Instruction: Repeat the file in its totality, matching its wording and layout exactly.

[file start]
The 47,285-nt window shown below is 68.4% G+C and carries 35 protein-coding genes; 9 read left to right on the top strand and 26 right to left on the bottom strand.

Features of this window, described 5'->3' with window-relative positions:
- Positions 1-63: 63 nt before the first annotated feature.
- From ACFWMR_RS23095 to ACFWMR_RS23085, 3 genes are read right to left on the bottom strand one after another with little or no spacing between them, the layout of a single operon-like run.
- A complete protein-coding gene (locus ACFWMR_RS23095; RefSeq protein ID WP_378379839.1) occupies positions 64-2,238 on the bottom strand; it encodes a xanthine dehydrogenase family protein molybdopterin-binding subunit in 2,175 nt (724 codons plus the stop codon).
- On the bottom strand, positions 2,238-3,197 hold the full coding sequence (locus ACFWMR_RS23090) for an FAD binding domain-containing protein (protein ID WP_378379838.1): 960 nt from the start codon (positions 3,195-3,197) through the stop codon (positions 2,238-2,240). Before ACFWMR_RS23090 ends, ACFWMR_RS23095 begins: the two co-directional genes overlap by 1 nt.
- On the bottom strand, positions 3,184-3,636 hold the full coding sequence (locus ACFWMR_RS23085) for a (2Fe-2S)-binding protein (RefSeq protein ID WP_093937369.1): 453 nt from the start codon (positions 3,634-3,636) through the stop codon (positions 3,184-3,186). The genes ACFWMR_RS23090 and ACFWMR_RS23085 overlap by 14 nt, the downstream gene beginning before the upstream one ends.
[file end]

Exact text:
The 47,285-nt window shown below is 68.4% G+C and carries 35 protein-coding genes; 9 read left to right on the top strand and 26 right to left on the bottom strand.

Features of this window, described 5'->3' with window-relative positions:
- Positions 1-63: 63 nt before the first annotated feature.
- From ACFWMR_RS23095 to ACFWMR_RS23085, 3 genes are read right to left on the bottom strand one after another with little or no spacing between them, the layout of a single operon-like run.
- A complete protein-coding gene (locus ACFWMR_RS23095; RefSeq protein ID WP_378379839.1) occupies positions 64-2,238 on the bottom strand; it encodes a xanthine dehydrogenase family protein molybdopterin-binding subunit in 2,175 nt (724 codons plus the stop codon).
- On the bottom strand, positions 2,238-3,197 hold the full coding sequence (locus ACFWMR_RS23090) for an FAD binding domain-containing protein (protein ID WP_378379838.1): 960 nt from the start codon (positions 3,195-3,197) through the stop codon (positions 2,238-2,240). Before ACFWMR_RS23090 ends, ACFWMR_RS23095 begins: the two co-directional genes overlap by 1 nt.
- On the bottom strand, positions 3,184-3,636 hold the full coding sequence (locus ACFWMR_RS23085) for a (2Fe-2S)-binding protein (RefSeq protein ID WP_093937369.1): 453 nt from the start codon (positions 3,634-3,636) through the stop codon (positions 3,184-3,186). The genes ACFWMR_RS23090 and ACFWMR_RS23085 overlap by 14 nt, the downstream gene beginning before the upstream one ends.